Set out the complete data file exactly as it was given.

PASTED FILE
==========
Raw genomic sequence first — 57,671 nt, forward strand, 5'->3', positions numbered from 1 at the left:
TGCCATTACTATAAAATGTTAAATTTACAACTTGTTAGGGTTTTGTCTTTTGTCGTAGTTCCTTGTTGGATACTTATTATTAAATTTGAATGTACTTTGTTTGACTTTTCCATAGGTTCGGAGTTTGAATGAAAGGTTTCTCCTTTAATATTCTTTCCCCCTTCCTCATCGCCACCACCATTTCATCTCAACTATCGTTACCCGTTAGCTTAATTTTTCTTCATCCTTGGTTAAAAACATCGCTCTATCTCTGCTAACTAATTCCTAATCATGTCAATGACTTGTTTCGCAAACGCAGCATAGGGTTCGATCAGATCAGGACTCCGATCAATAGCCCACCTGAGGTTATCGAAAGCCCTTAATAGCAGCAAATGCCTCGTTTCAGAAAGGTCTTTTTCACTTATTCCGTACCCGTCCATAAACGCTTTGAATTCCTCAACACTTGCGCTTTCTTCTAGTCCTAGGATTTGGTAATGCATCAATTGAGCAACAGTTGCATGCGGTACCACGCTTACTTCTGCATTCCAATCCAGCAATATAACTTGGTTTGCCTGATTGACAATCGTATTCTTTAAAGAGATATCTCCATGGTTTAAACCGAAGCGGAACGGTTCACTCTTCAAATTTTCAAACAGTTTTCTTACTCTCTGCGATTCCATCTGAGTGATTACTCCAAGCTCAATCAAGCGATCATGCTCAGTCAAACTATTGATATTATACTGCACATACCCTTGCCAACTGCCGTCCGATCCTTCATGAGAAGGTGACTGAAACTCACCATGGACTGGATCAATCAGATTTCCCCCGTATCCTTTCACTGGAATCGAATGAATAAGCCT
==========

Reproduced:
Raw genomic sequence first — 57,671 nt, forward strand, 5'->3', positions numbered from 1 at the left:
TGCCATTACTATAAAATGTTAAATTTACAACTTGTTAGGGTTTTGTCTTTTGTCGTAGTTCCTTGTTGGATACTTATTATTAAATTTGAATGTACTTTGTTTGACTTTTCCATAGGTTCGGAGTTTGAATGAAAGGTTTCTCCTTTAATATTCTTTCCCCCTTCCTCATCGCCACCACCATTTCATCTCAACTATCGTTACCCGTTAGCTTAATTTTTCTTCATCCTTGGTTAAAAACATCGCTCTATCTCTGCTAACTAATTCCTAATCATGTCAATGACTTGTTTCGCAAACGCAGCATAGGGTTCGATCAGATCAGGACTCCGATCAATAGCCCACCTGAGGTTATCGAAAGCCCTTAATAGCAGCAAATGCCTCGTTTCAGAAAGGTCTTTTTCACTTATTCCGTACCCGTCCATAAACGCTTTGAATTCCTCAACACTTGCGCTTTCTTCTAGTCCTAGGATTTGGTAATGCATCAATTGAGCAACAGTTGCATGCGGTACCACGCTTACTTCTGCATTCCAATCCAGCAATATAACTTGGTTTGCCTGATTGACAATCGTATTCTTTAAAGAGATATCTCCATGGTTTAAACCGAAGCGGAACGGTTCACTCTTCAAATTTTCAAACAGTTTTCTTACTCTCTGCGATTCCATCTGAGTGATTACTCCAAGCTCAATCAAGCGATCATGCTCAGTCAAACTATTGATATTATACTGCACATACCCTTGCCAACTGCCGTCCGATCCTTCATGAGAAGGTGACTGAAACTCACCATGGACTGGATCAATCAGATTTCCCCCGTATCCTTTCACTGGAATCGAATGAATAAGCCT